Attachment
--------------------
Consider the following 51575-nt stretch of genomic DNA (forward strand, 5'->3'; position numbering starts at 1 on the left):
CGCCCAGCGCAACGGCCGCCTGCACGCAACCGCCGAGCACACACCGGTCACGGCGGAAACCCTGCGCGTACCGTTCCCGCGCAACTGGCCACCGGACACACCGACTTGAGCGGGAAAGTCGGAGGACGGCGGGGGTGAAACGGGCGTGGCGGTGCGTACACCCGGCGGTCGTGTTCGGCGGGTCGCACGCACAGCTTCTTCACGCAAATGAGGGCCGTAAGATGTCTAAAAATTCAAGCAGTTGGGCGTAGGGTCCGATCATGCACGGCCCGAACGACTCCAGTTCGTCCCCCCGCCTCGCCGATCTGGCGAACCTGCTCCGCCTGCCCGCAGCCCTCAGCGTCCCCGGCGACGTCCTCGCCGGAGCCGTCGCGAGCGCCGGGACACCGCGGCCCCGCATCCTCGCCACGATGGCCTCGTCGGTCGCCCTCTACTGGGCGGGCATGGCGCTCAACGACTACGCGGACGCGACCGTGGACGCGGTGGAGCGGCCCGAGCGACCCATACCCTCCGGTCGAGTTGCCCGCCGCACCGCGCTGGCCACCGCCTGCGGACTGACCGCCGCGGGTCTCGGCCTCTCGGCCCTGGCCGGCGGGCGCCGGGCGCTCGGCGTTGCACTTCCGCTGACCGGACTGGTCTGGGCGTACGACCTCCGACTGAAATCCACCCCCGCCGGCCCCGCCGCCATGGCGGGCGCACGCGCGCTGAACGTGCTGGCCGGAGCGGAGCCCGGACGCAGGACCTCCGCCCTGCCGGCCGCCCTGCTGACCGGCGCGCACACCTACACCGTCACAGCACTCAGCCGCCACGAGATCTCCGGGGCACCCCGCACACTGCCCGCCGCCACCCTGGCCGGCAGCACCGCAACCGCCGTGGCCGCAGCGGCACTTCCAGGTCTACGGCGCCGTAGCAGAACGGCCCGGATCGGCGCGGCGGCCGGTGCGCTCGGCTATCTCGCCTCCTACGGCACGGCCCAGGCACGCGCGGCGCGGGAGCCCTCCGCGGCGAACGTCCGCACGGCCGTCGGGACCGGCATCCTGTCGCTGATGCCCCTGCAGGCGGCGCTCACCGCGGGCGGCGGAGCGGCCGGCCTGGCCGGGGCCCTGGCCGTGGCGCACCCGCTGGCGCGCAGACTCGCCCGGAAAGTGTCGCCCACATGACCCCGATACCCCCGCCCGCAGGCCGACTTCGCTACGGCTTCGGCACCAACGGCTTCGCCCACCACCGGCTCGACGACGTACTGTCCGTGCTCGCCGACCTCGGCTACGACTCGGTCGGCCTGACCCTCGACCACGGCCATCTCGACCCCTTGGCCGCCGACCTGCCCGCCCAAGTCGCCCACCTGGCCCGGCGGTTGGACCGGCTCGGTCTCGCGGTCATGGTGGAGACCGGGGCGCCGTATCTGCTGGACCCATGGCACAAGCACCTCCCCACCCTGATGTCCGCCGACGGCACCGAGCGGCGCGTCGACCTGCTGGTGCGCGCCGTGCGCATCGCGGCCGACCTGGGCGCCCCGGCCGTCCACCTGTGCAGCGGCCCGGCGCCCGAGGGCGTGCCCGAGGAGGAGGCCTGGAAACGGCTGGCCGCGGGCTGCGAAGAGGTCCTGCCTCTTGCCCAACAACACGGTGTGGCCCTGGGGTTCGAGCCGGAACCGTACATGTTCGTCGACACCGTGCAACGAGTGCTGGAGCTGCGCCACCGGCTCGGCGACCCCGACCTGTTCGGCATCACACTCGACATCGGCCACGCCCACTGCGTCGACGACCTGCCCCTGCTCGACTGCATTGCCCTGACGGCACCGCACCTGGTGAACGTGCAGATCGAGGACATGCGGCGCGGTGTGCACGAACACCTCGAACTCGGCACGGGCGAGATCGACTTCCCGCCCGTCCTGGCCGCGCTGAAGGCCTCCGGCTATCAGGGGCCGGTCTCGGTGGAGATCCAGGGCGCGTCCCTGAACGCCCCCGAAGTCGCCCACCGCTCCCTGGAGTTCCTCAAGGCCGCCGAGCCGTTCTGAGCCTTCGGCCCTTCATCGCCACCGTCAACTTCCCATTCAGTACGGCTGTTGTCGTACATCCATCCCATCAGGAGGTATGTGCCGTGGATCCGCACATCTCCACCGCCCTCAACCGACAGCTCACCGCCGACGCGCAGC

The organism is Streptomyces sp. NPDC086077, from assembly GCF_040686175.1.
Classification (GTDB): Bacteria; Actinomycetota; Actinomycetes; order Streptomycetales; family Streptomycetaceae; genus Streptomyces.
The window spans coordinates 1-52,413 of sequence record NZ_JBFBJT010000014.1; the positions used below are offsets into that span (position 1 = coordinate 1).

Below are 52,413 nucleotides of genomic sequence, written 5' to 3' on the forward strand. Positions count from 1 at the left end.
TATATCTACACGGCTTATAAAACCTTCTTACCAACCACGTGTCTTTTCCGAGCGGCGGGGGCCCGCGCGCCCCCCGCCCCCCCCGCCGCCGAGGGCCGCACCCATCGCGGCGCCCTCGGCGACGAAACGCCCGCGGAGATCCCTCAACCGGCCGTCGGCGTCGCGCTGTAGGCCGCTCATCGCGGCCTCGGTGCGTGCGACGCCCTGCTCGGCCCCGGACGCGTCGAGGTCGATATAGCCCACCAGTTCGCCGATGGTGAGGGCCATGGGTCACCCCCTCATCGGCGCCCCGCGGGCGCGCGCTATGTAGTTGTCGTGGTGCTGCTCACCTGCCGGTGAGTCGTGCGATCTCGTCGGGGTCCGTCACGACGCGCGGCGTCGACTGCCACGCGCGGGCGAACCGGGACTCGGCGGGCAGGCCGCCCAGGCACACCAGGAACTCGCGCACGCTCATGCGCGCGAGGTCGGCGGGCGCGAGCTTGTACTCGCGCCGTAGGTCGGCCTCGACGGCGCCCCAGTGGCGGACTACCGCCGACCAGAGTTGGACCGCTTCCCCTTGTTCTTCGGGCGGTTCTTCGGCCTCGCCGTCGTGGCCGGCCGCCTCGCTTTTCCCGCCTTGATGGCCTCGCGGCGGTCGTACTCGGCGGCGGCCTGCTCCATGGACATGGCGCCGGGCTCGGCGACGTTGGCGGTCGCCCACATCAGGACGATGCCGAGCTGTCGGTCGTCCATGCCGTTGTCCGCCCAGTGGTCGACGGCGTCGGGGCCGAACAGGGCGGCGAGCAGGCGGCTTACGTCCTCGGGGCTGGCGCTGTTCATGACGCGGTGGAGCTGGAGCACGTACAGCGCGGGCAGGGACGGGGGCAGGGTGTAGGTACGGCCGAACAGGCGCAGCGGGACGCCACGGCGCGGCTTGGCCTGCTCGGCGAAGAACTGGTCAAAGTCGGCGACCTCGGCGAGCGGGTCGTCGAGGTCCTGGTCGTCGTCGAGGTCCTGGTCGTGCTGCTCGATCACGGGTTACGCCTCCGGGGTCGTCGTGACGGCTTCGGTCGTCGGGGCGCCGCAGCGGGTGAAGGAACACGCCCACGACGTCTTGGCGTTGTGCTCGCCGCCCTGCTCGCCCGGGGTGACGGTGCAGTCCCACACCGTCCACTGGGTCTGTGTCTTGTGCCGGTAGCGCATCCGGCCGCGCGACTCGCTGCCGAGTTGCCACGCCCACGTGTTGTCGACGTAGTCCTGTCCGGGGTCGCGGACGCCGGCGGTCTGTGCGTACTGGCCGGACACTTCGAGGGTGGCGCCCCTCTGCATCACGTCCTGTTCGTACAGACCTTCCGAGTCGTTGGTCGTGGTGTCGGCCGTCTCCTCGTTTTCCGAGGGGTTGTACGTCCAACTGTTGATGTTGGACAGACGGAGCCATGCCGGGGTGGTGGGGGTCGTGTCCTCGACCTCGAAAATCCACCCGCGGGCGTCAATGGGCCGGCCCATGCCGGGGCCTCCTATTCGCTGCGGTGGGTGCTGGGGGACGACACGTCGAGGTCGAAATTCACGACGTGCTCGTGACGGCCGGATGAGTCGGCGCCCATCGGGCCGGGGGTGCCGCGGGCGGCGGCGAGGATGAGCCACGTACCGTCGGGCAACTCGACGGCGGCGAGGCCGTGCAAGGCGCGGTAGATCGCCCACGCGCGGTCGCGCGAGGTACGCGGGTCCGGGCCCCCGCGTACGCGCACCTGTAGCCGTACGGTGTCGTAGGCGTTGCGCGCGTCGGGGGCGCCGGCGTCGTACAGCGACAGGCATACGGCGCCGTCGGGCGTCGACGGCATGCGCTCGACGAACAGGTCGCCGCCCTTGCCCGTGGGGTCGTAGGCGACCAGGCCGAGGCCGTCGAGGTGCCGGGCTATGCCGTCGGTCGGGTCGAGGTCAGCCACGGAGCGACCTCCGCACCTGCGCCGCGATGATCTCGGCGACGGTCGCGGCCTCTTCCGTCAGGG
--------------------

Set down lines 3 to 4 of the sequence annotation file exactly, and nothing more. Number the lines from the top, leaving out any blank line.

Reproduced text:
The organism is Streptomyces sp. NPDC086077, from assembly GCF_040686175.1.
Classification (GTDB): Bacteria; Actinomycetota; Actinomycetes; order Streptomycetales; family Streptomycetaceae; genus Streptomyces.